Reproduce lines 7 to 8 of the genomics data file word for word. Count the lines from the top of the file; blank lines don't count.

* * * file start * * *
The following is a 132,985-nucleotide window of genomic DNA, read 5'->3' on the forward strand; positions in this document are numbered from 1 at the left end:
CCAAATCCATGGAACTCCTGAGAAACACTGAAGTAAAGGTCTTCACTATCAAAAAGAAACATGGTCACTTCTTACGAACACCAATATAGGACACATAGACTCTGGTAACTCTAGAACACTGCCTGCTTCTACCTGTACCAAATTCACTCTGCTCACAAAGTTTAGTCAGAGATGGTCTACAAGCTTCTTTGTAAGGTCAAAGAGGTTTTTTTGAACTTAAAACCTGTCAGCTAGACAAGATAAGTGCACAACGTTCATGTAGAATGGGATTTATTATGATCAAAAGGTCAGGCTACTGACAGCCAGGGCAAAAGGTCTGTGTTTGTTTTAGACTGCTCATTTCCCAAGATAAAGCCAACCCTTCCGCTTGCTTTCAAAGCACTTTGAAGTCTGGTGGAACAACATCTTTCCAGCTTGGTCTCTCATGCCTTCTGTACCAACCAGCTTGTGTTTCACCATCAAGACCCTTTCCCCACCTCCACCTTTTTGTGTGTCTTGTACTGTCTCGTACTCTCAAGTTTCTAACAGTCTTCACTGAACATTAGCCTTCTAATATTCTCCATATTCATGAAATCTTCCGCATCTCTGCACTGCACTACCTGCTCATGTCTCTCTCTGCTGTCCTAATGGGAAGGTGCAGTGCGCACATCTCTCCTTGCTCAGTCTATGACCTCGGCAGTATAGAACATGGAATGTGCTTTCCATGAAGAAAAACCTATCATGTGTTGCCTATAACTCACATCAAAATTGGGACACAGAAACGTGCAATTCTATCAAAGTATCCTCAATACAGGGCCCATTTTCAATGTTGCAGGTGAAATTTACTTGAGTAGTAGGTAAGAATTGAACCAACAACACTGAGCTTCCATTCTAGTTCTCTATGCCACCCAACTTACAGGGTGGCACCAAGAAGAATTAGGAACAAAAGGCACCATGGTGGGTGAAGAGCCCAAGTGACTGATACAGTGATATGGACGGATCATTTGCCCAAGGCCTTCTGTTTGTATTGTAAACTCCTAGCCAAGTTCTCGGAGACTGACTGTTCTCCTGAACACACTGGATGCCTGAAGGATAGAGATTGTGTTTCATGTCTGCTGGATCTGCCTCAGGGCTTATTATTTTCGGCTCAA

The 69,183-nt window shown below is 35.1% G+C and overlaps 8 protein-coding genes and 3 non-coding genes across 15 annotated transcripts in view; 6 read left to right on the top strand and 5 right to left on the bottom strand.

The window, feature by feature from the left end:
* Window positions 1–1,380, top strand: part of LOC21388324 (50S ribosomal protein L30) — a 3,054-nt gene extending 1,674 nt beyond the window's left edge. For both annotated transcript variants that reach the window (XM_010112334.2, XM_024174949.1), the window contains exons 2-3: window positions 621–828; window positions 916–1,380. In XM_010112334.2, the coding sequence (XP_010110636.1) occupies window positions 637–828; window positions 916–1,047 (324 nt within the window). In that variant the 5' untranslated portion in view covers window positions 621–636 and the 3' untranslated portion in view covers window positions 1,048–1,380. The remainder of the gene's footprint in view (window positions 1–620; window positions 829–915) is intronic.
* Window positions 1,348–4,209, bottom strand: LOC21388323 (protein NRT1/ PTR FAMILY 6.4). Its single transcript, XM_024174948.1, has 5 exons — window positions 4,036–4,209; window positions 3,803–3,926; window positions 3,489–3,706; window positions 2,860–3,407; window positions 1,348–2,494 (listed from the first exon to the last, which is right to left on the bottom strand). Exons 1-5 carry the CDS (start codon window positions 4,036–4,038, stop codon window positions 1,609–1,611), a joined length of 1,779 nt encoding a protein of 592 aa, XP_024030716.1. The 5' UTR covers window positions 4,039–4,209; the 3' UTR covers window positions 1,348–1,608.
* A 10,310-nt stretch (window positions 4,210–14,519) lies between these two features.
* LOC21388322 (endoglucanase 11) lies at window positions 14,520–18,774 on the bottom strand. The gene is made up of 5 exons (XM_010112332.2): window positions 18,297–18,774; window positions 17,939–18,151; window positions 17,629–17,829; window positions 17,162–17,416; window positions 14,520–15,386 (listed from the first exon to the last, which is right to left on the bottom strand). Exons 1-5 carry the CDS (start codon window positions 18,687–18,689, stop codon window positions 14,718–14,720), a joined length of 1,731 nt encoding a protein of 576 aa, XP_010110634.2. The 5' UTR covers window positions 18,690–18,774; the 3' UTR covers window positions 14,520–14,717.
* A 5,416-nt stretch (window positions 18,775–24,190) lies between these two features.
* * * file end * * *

* A 10,310-nt stretch (window positions 4,210–14,519) lies between these two features.
* LOC21388322 (endoglucanase 11) lies at window positions 14,520–18,774 on the bottom strand. The gene is made up of 5 exons (XM_010112332.2): window positions 18,297–18,774; window positions 17,939–18,151; window positions 17,629–17,829; window positions 17,162–17,416; window positions 14,520–15,386 (listed from the first exon to the last, which is right to left on the bottom strand). Exons 1-5 carry the CDS (start codon window positions 18,687–18,689, stop codon window positions 14,718–14,720), a joined length of 1,731 nt encoding a protein of 576 aa, XP_010110634.2. The 5' UTR covers window positions 18,690–18,774; the 3' UTR covers window positions 14,520–14,717.